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Old 03-23-2011, 04:11 PM   #121
r6gal
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What's wrong with r6gal's bike? r6gal General Discussion (Moto Related) 91 03-23-2011 11:21 AM
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Old 03-23-2011, 04:13 PM   #122
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yup. i went through the same thing.. luckily mine was still drivable. just misfired and ran like due to the Coil packs sparking over to the block.
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Old 03-23-2011, 04:20 PM   #123
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IF the threads are damaged, a good shop should be able to chase them and clean them up. don't do it your self. have someone like patrick do it.
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Old 03-23-2011, 04:24 PM   #124
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Should Yamaha replace the counter shaft if the threads are too damaged to reliably hold the nut?
I think they should. They had a recall and should be held accountable for the damage caused by the faulty part. IMHO
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Old 03-23-2011, 04:25 PM   #125
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but recalls don't last forever. I believe there is a window that the work needs to be done in. just not sure how long that is.
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Old 03-23-2011, 04:28 PM   #126
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my bike was an 03 r6 and had 2 recalls done less than 2 years ago.. so idk how long the recall lasts or if it has a time limit??
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Old 03-23-2011, 04:34 PM   #127
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If Yamaha gets in there, see there is no tang washer(or whatever was from the factory), and see that the parts have been previously serviced, they may very well tell you to go pound sand.

I hope they're helpful and get you taken care of, but they're likely also out to save as much money as they can by not taking the blame.
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Old 03-23-2011, 04:44 PM   #128
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Old 03-23-2011, 05:07 PM   #129
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Hey Gal, glad it's an easy fix and that a recall may take care of it. About the loctite stuff, I was doing my chain and sprocket last year and could NOT for the life of me, get the front sprocket 'nut off'. I was about 15k mi. into my old chain and sprocket set. I used impact gun, breaker bar while standing on it, heating it up, just about everything but smacking it with the kitchen sink! I am not well versed on the Yamaha's but I know my manual says to use "anti-seize" on the threads to prevent them from locking it on there (apparently some bikes are reverse threaded so that they tighten as you hit the gas and others are not) Long story short, I didn't want to F it up so I got in contact with a tech and he helped me out. I thought, maybe there's a trick or tool and I am just not privy to this. Until I got a phone call saying "You weren't lying man, this thing is ON there", the only conclusion we came up with was that the last time I had it replaced (by a Kawasaki shop) they did not put the anti-seize on the bolt. My tech had to CUT the bolt off section by section. Had I known that I would have done it myself but then I wouldn't have met a really cool tech! I would definitely look into downloading a service manual or just purchasing a hard copy, they come in handy, especially if you like turning your own wrench. Hope you get good news from the shop.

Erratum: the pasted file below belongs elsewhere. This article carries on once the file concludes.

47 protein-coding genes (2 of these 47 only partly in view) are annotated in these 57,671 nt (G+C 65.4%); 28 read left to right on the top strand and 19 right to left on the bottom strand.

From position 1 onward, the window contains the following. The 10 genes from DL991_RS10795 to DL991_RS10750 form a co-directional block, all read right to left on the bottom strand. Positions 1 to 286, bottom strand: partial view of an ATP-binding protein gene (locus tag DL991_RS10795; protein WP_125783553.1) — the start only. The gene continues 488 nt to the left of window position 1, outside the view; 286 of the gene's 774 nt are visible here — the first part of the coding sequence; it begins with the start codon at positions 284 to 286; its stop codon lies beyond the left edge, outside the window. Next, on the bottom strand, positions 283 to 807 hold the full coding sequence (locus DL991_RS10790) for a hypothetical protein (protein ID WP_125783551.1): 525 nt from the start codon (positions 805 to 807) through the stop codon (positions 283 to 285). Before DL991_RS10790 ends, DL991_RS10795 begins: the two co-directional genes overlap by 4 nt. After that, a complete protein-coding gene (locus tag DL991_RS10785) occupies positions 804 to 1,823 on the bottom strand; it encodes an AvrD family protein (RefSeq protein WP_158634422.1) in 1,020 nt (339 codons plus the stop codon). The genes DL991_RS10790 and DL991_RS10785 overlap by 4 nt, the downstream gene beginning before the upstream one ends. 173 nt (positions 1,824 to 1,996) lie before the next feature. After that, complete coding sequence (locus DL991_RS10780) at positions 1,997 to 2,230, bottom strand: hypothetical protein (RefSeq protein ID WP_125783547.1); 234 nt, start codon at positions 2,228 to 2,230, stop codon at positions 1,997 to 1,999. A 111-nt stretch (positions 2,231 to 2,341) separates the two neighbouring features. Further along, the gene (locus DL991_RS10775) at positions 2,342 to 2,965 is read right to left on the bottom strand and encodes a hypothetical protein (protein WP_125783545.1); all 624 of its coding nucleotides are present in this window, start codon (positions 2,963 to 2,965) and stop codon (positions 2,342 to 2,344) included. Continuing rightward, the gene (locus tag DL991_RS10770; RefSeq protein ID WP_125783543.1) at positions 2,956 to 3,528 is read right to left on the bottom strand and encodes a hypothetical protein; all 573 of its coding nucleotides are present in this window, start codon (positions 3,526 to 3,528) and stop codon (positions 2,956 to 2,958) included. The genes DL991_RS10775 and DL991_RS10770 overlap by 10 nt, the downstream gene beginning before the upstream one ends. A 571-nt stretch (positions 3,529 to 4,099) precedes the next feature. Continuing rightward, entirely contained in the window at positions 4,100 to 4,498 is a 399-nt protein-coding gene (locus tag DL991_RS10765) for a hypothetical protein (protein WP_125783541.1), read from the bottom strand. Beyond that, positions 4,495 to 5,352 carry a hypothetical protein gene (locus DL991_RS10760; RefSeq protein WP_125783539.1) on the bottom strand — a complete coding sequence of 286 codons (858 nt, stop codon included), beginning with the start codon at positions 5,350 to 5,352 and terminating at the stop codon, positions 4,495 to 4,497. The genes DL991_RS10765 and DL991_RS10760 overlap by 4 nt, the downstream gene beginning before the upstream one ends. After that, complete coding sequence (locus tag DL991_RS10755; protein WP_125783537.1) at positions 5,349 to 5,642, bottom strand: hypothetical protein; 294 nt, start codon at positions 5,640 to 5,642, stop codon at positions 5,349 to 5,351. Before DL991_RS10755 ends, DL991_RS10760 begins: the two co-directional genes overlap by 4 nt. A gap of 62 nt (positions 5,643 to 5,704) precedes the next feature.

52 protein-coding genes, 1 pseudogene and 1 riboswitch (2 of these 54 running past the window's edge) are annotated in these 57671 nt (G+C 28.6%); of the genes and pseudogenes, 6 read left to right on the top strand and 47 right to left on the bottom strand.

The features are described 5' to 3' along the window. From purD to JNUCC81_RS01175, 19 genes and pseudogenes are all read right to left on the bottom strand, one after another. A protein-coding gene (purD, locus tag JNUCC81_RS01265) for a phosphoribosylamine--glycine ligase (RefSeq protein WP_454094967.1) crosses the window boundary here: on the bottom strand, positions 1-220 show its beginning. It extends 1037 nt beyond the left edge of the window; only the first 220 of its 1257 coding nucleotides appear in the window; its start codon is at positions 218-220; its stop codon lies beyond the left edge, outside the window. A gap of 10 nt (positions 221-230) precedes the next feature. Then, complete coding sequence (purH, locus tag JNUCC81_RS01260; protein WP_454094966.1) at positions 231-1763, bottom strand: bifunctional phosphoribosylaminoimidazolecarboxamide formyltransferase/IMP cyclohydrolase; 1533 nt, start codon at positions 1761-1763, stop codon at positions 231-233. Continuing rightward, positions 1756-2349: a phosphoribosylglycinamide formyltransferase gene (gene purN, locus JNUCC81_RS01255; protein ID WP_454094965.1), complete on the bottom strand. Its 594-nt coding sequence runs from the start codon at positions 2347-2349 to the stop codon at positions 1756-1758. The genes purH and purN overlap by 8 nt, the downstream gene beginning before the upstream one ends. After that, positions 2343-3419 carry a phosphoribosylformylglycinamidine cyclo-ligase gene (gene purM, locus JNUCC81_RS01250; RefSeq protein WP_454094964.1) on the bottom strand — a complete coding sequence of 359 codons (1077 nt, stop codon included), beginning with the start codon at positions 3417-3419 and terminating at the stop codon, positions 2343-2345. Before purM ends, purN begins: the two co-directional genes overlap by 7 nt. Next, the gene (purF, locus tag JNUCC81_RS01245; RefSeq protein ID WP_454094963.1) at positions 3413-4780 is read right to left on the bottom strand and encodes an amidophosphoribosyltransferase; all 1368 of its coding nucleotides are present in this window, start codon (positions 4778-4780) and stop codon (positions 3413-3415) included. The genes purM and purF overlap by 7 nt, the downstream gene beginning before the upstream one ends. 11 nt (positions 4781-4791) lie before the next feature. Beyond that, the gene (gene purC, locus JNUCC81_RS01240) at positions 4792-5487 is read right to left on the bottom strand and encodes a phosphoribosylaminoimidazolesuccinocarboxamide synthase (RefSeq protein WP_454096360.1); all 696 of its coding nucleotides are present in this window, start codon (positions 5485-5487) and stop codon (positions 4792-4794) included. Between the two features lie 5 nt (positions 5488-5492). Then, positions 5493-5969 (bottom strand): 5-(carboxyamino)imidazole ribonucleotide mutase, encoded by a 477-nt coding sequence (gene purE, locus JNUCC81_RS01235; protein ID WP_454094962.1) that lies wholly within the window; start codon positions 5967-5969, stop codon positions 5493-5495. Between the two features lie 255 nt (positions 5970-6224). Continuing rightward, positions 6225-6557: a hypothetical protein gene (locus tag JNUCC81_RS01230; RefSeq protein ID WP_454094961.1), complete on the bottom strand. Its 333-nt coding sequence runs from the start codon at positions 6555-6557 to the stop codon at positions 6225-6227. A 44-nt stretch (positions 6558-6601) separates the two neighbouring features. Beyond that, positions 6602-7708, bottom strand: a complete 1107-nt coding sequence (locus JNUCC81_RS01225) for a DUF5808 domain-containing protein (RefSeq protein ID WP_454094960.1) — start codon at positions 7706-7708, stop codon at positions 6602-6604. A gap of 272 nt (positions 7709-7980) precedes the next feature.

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Old 03-23-2011, 06:04 PM   #130
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Red is for the you really dont want to back off. Blue is good for most applications
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Old 03-23-2011, 06:30 PM   #131
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^^^ this is correct.
If I may jump in here... there is some info being suggested that is not correct, to the best of my knowledge.
You should not need to apply ANY color locktite to the threads of the countershaft. The nut should be torqued to specs with a little anti-seize on the threads and the tang nut or other positive safety device, should be properly secured.
If you use locktite, it is very likely that, down the road you will need to use heat to remove the nut. Probably a LOT of heat.
That is very likely to damage the countershaft seal, which could start leaking and, on most bikes, will require the removal of the engine case to replace. You don't want to split the cases, because you overheated a seal.
There is a reason the factory uses positive safety devices, like tang washers, they work and don't need locktite as a backup.
I would always recommend that if anyone reading this intends to work on their own bike, they should buy a service manual and follow it the best they can. Ask questions, if you have to deviate from it.
The mfr's know what they are doing and have a reason why they make service manuals. Please don't rely solely on internet advice, even mine, as people will suggest things they know little about and encourage others to do things they shouldn't.
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Old 03-23-2011, 10:11 PM   #132
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Old 03-24-2011, 06:03 AM   #133
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thats great to hear, glad you got it taken care of and it didn't cost you a fortune to fix it
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